Most travelers try to make the most of their limited time overseas, yet fail to take into account the leap in time zones they make in a matter of hours. It can take your body’s internal clock several days to catch up to that leap, and in the meantime you’re likely to experience the disruption of your sleeping and waking cycle known as jet lag. Symptoms of jet lag include sleepiness during the day, insomnia at night, poor concentration, confusion, hunger at inappropriate times or lack of appetite, and general malaise and irritability. Here are our top tips to fight jet lag.
1. Adjust your internal clock.
Several days (at least four) before departure, gradually shift your sleeping and eating times to coincide with those at your destination. Once you arrive, adopt the local time for your daily routine.
2. Opt for overnight flights.
You’ll have dinner at a normal time and be much more likely to sleep than on an afternoon flight. Depending on the length of the flight and the number of time zones you cross, you’ll arrive at your destination in the morning or afternoon. This is the best way to replicate your normal schedule, and it’ll be easier for you to reset your clock.
3. Curtail coffee.
For 12 hours before, as well as during, your flight, avoid overeating and caffeine. Although caffeine can help keep you awake longer, it makes you wake up more often once you do fall asleep and so reduces total sleep time.
4. Stay hydrated.
Drink at least 8 ounces of water for every hour you’re in the air—even if you don’t feel thirsty. If you wear contact lenses, clean them thoroughly before your flight, use eye drops in the air, and consider removing your lenses if you nap. In your carry-on pack a bottle of moisturizing lotion, lip balm, and a hydrating spray with essential oils (not just water) to spritz your face with occasionally. Just be sure all toiletries are TSA compliant.
5. Avoid or limit alcohol inflight.
Cabin air dehydrates passengers, and altitude changes can quicken the effects of alcohol (the rule of thumb is one drink in the air is the same as two or three on the ground). A cocktail may relax you, but it’s also apt to dry you out, and even worsen symptoms of jet lag.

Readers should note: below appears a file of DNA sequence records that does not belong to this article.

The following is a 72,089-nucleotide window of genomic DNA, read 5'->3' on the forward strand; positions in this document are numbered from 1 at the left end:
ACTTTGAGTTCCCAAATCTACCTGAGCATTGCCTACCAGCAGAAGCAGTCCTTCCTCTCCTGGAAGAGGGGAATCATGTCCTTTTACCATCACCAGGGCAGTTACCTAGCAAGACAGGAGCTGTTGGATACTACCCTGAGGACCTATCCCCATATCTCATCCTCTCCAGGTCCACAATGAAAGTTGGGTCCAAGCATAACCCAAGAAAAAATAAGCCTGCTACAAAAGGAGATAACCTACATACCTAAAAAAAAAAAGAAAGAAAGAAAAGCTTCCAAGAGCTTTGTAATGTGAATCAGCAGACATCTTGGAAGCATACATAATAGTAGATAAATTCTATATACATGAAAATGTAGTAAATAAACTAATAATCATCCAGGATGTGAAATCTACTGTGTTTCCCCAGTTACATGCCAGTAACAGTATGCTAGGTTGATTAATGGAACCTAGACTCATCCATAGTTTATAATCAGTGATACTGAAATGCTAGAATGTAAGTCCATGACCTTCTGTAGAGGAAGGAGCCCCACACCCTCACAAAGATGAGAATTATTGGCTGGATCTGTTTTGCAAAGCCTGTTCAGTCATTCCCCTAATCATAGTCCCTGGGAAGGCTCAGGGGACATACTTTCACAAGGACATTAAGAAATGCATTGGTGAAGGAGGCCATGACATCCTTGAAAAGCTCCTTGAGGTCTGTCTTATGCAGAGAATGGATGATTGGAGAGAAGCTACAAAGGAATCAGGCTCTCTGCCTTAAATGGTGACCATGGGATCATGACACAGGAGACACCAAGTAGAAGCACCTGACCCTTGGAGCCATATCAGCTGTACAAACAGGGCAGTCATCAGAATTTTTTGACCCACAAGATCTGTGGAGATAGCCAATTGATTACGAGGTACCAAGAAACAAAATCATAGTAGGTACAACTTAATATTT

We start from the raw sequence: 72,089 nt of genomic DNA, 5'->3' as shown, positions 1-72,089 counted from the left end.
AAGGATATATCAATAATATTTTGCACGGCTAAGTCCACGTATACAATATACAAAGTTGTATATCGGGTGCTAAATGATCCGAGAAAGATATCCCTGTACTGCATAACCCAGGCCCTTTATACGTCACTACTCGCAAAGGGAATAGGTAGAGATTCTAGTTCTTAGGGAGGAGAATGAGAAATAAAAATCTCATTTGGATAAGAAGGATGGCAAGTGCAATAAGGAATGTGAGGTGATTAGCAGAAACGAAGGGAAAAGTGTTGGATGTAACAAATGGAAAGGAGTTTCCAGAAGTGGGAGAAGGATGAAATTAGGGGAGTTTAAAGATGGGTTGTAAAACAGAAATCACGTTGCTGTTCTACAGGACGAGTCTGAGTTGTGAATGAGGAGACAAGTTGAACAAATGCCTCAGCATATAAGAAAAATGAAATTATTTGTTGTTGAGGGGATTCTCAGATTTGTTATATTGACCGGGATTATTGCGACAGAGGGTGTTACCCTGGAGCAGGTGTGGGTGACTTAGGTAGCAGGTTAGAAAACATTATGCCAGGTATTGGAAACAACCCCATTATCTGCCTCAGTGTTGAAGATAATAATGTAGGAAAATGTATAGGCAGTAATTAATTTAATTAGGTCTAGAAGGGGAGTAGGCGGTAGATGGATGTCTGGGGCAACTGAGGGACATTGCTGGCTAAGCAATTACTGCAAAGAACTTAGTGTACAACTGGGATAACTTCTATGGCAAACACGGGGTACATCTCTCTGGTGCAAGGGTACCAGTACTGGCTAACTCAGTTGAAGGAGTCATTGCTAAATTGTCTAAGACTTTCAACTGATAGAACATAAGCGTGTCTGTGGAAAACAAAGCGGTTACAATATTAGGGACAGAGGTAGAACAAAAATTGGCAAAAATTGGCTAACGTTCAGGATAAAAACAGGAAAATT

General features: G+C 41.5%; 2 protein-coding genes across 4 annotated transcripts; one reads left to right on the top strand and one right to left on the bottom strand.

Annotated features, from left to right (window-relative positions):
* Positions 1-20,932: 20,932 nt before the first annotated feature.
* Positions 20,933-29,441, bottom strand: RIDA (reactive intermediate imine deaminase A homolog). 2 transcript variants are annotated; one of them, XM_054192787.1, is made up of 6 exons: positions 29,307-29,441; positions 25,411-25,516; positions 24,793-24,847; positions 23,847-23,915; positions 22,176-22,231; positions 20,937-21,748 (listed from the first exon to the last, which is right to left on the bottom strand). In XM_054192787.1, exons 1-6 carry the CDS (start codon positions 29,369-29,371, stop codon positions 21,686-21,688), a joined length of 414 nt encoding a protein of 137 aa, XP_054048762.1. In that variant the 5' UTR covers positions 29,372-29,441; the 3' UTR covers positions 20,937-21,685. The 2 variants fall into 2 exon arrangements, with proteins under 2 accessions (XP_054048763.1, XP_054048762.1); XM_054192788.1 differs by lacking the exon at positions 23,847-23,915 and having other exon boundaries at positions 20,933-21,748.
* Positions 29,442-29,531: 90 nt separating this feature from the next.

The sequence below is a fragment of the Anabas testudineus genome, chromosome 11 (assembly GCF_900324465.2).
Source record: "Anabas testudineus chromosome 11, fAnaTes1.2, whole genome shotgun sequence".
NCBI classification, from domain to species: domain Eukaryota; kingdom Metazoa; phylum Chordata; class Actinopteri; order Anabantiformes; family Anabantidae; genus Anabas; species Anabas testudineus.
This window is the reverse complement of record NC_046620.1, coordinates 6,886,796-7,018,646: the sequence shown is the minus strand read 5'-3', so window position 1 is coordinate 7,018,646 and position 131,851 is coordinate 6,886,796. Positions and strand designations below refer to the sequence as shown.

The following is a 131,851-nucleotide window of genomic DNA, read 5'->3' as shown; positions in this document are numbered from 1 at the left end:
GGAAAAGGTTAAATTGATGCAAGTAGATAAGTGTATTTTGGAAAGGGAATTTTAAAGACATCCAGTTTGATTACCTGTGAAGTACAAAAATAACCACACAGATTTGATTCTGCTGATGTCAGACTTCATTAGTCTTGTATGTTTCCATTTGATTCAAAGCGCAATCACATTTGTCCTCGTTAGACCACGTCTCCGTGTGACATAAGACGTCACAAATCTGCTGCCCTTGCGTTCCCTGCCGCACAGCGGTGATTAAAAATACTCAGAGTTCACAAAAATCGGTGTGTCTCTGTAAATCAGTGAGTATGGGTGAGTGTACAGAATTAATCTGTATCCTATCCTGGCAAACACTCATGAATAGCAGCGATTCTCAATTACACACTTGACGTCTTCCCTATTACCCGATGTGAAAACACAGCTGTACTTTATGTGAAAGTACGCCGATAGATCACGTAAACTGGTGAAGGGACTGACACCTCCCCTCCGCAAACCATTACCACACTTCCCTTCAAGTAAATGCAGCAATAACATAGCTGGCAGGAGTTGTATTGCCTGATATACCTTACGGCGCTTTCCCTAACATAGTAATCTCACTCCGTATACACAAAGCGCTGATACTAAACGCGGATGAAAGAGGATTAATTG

6. Try to sleep on the plane.
This is especially important when you’re traveling overnight or flying west to east. Travel is extremely tiring, and the more rest your body gets en route the more prepared you’ll be to deal with the stresses of jet lag. If you’re taking a very long flight—United States to Asia, for example—consider saving up enough dollars or frequent-flier miles to fly business or first class, as it’s a lot easier to sleep when your seat reclines all the way back. If you can’t avoid coach, opt for a window seat and bring enough padding (pillows or something that can act as such) to prop yourself up against the wall.
7. Use sleeping pills wisely.
A pill with a short cycle may be helpful on overnight flights. Make sure, however, that you time the dosage correctly or you may be very groggy when you land. Also, an airplane is not the place to try out a pill for the first time, so only take medications you are already familiar with.
8. See if melatonin is for you.
Consider taking the nonprescription drug melatonin. Research suggests that the body uses this hormone to set its time clock. Because melatonin seems to control when we go to sleep and when we wake up, a number of scientists advocate supplements to alleviate jet lag. Some (but not all) studies suggest that taking 3 milligrams of fast-release melatonin prior to bedtime for several days after arrival in a new time zone can ease the transition.
9. Get outside.
After arrival, spend a lot of time out in the sunlight, which will help your body reset its natural time clock to coincide with your new surroundings.
10. Don’t drift off too early.
Unless you arrive at your destination at night, and reasonably close to a normal bedtime, don’t go to sleep as soon as you reach your hotel. Unless you’re used to taking regular short naps at home, you’re better off staying up until bedtime: If you’re really exhausted from travel, a 20-minute nap could easily become a three-hour nap, which will disrupt your sleep schedule even more—you might find yourself wide awake at 4 AM.
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